Can Greece Leave?, por John Cochrane:
Is Grexit even possible?Ver também Sair do euro aumentaria a competitividade grega?
It strikes me that the best Greece can do with a Drachma is to create a two-currency system, sort of like Cuba or Venezuela, or at best Argentinal (...).
If the government brings back the Drachma as a way to pay pensions, government salaries, and bank accounts, Euros will still circulate in Greece.
18% of Greek GDP is tourism. That number may be understated -- I don't know if it includes tourist spending at restaurants, stores, transport, and other places that mix tourists and locals. Tourists will spend Euros, not Drachmas. So hotels, gas stations, restaurants, grocery stores, clothes stores, airlines, car rentals, etc. will likely still gladly take euros and euro credit cards, and from locals as well as tourists. (...)
So, the Drachmaized Greece that I see is not the cleanly devalued newly competitive powerhouse that some on the left seem to envision. Instead I see a two-currency economy. Pensioners and government workers and anyone unlucky enough to still have a Greek bank account get Drachmas. Hotel owners, restaurant owners, and exporters get euros, above or under the table.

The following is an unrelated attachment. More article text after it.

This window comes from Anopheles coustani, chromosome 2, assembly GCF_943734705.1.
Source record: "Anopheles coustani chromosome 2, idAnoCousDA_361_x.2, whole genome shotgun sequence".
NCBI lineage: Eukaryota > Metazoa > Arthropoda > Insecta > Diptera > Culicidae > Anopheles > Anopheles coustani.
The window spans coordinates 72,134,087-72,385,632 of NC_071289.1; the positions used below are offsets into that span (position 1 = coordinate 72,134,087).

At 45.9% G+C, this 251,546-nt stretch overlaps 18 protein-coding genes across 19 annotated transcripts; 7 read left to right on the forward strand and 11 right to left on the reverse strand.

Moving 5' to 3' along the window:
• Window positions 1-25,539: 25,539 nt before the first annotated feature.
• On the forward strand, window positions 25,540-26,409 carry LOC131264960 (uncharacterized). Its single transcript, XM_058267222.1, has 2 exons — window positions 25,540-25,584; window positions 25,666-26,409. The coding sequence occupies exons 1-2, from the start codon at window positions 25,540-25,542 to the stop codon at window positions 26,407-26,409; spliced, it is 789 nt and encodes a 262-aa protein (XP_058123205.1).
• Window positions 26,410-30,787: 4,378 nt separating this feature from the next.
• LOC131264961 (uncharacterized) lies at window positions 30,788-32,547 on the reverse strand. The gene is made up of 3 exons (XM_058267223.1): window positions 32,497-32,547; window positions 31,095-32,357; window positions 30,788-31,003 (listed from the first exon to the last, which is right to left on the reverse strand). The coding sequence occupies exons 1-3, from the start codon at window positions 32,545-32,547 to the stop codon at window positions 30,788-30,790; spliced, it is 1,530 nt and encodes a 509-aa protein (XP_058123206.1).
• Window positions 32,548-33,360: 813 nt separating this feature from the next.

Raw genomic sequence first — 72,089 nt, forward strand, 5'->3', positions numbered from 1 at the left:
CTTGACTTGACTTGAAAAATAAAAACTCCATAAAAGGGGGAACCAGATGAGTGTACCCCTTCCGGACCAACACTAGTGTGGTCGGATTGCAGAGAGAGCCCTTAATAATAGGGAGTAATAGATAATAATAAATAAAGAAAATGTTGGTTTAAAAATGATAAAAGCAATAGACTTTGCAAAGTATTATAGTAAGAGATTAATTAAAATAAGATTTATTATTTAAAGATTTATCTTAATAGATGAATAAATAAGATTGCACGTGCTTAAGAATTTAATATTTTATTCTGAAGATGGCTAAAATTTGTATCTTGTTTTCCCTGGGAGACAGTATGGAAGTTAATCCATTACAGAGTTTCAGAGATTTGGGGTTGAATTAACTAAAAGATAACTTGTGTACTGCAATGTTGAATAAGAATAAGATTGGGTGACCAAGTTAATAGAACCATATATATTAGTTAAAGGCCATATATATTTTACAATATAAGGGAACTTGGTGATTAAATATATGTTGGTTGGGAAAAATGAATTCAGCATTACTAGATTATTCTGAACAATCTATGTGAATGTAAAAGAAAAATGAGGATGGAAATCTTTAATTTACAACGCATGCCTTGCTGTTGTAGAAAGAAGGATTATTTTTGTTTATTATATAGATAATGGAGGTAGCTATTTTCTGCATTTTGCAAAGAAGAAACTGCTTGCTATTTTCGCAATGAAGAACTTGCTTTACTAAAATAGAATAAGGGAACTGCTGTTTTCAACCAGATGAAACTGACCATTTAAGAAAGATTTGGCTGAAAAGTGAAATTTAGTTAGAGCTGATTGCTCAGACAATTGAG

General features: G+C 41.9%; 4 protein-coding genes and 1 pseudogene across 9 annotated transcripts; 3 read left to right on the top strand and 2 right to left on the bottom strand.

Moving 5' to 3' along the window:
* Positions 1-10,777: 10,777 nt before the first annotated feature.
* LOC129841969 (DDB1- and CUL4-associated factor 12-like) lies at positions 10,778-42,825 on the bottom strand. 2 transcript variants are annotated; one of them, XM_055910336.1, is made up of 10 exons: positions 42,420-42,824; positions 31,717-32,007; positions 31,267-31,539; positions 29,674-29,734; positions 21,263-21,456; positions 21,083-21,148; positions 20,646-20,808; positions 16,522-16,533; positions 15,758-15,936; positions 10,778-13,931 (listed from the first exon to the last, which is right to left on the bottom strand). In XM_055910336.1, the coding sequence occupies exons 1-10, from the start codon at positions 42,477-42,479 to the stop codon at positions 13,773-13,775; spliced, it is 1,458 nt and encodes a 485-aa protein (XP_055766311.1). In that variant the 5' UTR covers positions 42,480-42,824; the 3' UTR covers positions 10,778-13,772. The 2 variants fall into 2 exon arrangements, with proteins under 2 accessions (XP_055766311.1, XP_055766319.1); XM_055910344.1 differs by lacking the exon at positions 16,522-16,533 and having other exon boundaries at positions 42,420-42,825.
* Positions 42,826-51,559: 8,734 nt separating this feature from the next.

Quer a ideia de John Cochrane que quem iria usar dracmas seriam os funcionários públicos e os pensionistas, quer a minha que iriam ser sobretudo os assalariados cuja remuneração seria fixada em dracmas, implicarão que quem terá mais a perder com a saída do euro seria exatamente a base social do Syriza (talvez os eleitores do ANEL-Gregos Independentes tenham mais a ganhar? Se for o caso, talvez possa explicar o facto de nas últimas semanas o ANEL ter parecido ser mais duros com os credores do que a direção do Syriza).